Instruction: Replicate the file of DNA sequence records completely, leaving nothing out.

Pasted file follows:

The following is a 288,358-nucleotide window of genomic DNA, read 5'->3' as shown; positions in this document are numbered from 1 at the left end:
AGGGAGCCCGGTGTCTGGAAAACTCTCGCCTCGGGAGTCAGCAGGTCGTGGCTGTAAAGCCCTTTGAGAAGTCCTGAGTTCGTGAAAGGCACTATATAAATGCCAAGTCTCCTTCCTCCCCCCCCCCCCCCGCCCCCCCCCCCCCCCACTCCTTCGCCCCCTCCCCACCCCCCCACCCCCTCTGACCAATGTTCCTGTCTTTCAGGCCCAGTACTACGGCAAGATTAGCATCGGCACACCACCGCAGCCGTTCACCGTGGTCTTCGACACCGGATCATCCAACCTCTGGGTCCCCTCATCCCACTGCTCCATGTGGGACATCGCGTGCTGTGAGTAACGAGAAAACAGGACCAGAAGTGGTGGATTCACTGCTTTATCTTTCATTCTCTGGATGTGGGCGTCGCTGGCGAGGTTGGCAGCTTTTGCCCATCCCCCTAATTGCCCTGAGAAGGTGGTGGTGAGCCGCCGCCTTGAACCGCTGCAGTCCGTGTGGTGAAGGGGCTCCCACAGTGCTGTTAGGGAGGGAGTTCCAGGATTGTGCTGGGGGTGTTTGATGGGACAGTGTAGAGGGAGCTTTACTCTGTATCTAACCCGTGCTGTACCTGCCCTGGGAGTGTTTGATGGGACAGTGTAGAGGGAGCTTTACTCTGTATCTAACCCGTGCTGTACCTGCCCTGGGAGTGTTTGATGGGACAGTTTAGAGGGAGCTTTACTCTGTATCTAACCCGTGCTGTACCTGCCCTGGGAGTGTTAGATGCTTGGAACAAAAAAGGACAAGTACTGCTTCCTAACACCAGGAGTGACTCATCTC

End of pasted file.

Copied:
The following is a 288,358-nucleotide window of genomic DNA, read 5'->3' as shown; positions in this document are numbered from 1 at the left end:
AGGGAGCCCGGTGTCTGGAAAACTCTCGCCTCGGGAGTCAGCAGGTCGTGGCTGTAAAGCCCTTTGAGAAGTCCTGAGTTCGTGAAAGGCACTATATAAATGCCAAGTCTCCTTCCTCCCCCCCCCCCCCCGCCCCCCCCCCCCCCCACTCCTTCGCCCCCTCCCCACCCCCCCACCCCCTCTGACCAATGTTCCTGTCTTTCAGGCCCAGTACTACGGCAAGATTAGCATCGGCACACCACCGCAGCCGTTCACCGTGGTCTTCGACACCGGATCATCCAACCTCTGGGTCCCCTCATCCCACTGCTCCATGTGGGACATCGCGTGCTGTGAGTAACGAGAAAACAGGACCAGAAGTGGTGGATTCACTGCTTTATCTTTCATTCTCTGGATGTGGGCGTCGCTGGCGAGGTTGGCAGCTTTTGCCCATCCCCCTAATTGCCCTGAGAAGGTGGTGGTGAGCCGCCGCCTTGAACCGCTGCAGTCCGTGTGGTGAAGGGGCTCCCACAGTGCTGTTAGGGAGGGAGTTCCAGGATTGTGCTGGGGGTGTTTGATGGGACAGTGTAGAGGGAGCTTTACTCTGTATCTAACCCGTGCTGTACCTGCCCTGGGAGTGTTTGATGGGACAGTGTAGAGGGAGCTTTACTCTGTATCTAACCCGTGCTGTACCTGCCCTGGGAGTGTTTGATGGGACAGTTTAGAGGGAGCTTTACTCTGTATCTAACCCGTGCTGTACCTGCCCTGGGAGTGTTAGATGCTTGGAACAAAAAAGGACAAGTACTGCTTCCTAACACCAGGAGTGACTCATCTC